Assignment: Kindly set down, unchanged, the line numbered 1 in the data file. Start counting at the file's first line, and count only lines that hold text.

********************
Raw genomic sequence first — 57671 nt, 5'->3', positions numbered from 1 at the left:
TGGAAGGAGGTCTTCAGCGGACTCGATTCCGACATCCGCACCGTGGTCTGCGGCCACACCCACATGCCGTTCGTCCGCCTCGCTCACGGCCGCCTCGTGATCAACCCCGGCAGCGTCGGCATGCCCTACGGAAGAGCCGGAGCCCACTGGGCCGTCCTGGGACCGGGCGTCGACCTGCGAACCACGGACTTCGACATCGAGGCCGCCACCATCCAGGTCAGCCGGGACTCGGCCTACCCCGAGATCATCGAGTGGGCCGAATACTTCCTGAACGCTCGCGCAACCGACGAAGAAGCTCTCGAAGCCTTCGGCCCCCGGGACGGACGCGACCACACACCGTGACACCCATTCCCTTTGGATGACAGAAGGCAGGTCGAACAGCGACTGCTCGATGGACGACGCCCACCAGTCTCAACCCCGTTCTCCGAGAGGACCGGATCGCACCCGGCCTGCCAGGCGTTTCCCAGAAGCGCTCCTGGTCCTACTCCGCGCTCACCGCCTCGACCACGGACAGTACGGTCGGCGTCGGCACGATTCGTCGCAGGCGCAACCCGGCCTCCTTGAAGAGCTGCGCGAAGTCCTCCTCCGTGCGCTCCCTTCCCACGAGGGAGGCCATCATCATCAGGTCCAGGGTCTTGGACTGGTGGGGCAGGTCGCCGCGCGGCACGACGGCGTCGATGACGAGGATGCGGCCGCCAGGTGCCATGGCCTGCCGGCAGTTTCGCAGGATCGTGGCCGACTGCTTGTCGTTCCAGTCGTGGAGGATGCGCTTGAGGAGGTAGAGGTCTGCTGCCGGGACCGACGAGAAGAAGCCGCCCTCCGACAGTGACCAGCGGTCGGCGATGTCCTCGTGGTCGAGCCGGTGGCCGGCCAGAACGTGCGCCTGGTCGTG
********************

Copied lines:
Raw genomic sequence first — 57671 nt, 5'->3', positions numbered from 1 at the left: